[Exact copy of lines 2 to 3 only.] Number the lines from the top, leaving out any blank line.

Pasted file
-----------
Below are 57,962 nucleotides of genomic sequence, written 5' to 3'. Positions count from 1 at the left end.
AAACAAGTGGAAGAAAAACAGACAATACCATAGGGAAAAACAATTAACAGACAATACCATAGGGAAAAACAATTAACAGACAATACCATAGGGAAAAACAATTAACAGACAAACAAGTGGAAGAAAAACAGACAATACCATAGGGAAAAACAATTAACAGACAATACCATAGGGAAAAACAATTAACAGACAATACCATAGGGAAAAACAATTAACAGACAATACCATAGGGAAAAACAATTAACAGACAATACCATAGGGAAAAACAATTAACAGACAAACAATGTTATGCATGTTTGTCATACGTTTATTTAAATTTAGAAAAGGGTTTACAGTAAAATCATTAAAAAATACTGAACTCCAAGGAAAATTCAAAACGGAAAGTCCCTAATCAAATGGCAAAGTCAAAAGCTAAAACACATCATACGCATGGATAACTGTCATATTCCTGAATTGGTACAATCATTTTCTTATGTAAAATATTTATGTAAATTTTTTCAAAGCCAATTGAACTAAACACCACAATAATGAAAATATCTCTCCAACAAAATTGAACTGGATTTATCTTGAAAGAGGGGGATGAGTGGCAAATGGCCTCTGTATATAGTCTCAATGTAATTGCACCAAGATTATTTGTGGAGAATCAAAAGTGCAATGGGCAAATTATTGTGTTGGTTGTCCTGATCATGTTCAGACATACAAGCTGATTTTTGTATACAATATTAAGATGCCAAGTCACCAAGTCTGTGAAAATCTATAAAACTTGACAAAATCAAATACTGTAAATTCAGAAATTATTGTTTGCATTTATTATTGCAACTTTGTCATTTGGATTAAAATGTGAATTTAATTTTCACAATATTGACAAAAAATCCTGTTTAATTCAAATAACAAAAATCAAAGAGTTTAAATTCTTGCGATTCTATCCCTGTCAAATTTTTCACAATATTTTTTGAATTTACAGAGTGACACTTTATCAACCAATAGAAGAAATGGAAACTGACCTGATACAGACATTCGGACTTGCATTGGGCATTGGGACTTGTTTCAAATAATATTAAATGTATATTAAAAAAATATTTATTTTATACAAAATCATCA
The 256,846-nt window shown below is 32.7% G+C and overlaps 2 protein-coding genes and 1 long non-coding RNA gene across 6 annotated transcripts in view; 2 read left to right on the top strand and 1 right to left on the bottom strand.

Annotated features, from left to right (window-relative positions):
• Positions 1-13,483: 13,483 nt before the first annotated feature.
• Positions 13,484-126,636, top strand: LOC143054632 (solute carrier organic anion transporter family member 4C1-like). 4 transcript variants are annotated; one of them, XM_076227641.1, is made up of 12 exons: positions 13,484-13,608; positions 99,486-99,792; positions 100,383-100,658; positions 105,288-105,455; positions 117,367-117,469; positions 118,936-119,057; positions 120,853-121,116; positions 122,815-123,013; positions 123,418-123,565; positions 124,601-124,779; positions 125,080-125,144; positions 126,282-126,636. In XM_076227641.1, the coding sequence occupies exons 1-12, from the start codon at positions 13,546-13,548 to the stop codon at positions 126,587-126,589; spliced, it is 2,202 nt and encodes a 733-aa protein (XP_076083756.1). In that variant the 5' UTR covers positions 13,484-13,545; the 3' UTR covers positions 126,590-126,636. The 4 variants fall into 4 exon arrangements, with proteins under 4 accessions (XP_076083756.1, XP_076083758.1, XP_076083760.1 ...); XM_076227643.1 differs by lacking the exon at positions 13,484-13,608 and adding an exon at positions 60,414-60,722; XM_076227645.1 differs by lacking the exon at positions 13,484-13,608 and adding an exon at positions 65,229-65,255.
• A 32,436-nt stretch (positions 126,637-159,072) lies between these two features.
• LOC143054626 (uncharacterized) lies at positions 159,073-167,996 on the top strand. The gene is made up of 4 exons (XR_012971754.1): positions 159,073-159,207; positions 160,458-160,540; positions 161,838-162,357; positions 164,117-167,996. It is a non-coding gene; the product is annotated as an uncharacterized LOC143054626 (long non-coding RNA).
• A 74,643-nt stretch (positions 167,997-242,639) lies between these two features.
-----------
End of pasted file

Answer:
AAACAAGTGGAAGAAAAACAGACAATACCATAGGGAAAAACAATTAACAGACAATACCATAGGGAAAAACAATTAACAGACAATACCATAGGGAAAAACAATTAACAGACAAACAAGTGGAAGAAAAACAGACAATACCATAGGGAAAAACAATTAACAGACAATACCATAGGGAAAAACAATTAACAGACAATACCATAGGGAAAAACAATTAACAGACAATACCATAGGGAAAAACAATTAACAGACAATACCATAGGGAAAAACAATTAACAGACAAACAATGTTATGCATGTTTGTCATACGTTTATTTAAATTTAGAAAAGGGTTTACAGTAAAATCATTAAAAAATACTGAACTCCAAGGAAAATTCAAAACGGAAAGTCCCTAATCAAATGGCAAAGTCAAAAGCTAAAACACATCATACGCATGGATAACTGTCATATTCCTGAATTGGTACAATCATTTTCTTATGTAAAATATTTATGTAAATTTTTTCAAAGCCAATTGAACTAAACACCACAATAATGAAAATATCTCTCCAACAAAATTGAACTGGATTTATCTTGAAAGAGGGGGATGAGTGGCAAATGGCCTCTGTATATAGTCTCAATGTAATTGCACCAAGATTATTTGTGGAGAATCAAAAGTGCAATGGGCAAATTATTGTGTTGGTTGTCCTGATCATGTTCAGACATACAAGCTGATTTTTGTATACAATATTAAGATGCCAAGTCACCAAGTCTGTGAAAATCTATAAAACTTGACAAAATCAAATACTGTAAATTCAGAAATTATTGTTTGCATTTATTATTGCAACTTTGTCATTTGGATTAAAATGTGAATTTAATTTTCACAATATTGACAAAAAATCCTGTTTAATTCAAATAACAAAAATCAAAGAGTTTAAATTCTTGCGATTCTATCCCTGTCAAATTTTTCACAATATTTTTTGAATTTACAGAGTGACACTTTATCAACCAATAGAAGAAATGGAAACTGACCTGATACAGACATTCGGACTTGCATTGGGCATTGGGACTTGTTTCAAATAATATTAAATGTATATTAAAAAAATATTTATTTTATACAAAATCATCA
The 256,846-nt window shown below is 32.7% G+C and overlaps 2 protein-coding genes and 1 long non-coding RNA gene across 6 annotated transcripts in view; 2 read left to right on the top strand and 1 right to left on the bottom strand.